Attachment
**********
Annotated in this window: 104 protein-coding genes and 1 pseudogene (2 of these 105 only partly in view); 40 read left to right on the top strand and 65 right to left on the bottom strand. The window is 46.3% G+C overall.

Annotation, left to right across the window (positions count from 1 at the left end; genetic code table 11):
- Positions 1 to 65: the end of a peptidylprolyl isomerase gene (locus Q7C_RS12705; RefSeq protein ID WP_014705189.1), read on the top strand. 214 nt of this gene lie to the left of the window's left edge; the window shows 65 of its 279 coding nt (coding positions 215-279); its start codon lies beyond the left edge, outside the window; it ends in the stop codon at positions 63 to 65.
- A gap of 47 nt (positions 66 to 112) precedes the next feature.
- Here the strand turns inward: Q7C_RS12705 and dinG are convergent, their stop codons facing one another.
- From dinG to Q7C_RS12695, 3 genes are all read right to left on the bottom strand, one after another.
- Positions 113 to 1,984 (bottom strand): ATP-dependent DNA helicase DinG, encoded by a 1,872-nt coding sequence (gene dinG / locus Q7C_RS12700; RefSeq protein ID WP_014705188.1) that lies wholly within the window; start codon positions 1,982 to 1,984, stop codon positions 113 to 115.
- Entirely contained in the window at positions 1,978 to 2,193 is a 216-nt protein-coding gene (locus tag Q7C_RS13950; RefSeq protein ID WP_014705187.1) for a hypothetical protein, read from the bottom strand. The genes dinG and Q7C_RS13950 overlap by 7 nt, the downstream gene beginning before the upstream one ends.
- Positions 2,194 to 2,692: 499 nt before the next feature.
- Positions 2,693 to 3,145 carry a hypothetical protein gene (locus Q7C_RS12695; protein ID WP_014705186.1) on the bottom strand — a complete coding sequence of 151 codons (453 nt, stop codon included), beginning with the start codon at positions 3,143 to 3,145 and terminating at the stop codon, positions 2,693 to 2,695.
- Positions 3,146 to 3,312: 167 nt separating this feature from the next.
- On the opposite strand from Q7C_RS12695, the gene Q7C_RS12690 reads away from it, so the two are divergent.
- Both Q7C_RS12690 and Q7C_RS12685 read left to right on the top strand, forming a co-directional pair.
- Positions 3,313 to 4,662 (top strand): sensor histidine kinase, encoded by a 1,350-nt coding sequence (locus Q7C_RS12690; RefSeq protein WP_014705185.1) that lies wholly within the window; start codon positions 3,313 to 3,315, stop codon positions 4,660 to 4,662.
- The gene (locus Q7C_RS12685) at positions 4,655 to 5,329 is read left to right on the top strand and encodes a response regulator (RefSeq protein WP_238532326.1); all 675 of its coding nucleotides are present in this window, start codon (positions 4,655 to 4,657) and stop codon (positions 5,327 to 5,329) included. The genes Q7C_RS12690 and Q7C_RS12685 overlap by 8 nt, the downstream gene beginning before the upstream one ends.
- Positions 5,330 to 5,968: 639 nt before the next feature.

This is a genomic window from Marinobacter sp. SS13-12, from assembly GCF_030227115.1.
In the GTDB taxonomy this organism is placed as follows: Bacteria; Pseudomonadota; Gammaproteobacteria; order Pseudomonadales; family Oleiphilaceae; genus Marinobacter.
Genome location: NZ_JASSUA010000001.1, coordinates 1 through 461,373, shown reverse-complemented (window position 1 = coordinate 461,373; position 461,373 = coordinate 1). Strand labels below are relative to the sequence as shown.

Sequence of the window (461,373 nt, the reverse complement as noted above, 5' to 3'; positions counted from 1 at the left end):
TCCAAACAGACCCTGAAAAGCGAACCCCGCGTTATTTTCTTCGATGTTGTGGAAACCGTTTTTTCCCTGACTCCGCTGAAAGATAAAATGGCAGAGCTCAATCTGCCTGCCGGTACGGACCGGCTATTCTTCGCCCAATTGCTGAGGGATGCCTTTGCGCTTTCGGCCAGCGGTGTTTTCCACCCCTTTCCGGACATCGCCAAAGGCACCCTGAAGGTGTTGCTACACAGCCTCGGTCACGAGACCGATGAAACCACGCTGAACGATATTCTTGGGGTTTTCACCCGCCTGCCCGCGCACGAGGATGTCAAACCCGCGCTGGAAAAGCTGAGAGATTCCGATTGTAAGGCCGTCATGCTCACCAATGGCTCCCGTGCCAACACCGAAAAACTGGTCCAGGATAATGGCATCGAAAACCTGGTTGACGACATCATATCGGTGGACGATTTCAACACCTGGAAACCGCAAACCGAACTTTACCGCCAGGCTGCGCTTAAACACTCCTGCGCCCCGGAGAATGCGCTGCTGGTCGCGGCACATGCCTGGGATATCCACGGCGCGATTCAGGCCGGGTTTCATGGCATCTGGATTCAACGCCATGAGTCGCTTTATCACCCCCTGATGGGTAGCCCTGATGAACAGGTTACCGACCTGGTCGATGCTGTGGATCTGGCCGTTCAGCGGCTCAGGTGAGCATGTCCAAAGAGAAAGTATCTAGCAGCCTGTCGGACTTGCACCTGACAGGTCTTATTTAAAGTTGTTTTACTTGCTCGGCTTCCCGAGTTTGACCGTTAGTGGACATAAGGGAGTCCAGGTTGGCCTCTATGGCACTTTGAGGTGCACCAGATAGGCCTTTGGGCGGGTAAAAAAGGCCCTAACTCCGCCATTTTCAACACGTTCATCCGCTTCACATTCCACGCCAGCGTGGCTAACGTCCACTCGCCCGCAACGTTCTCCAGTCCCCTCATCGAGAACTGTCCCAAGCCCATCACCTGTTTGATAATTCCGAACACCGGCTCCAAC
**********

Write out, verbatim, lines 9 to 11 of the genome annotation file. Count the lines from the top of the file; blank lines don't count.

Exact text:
- Positions 2,194 to 2,692: 499 nt before the next feature.
- Positions 2,693 to 3,145 carry a hypothetical protein gene (locus Q7C_RS12695; protein ID WP_014705186.1) on the bottom strand — a complete coding sequence of 151 codons (453 nt, stop codon included), beginning with the start codon at positions 3,143 to 3,145 and terminating at the stop codon, positions 2,693 to 2,695.
- Positions 3,146 to 3,312: 167 nt separating this feature from the next.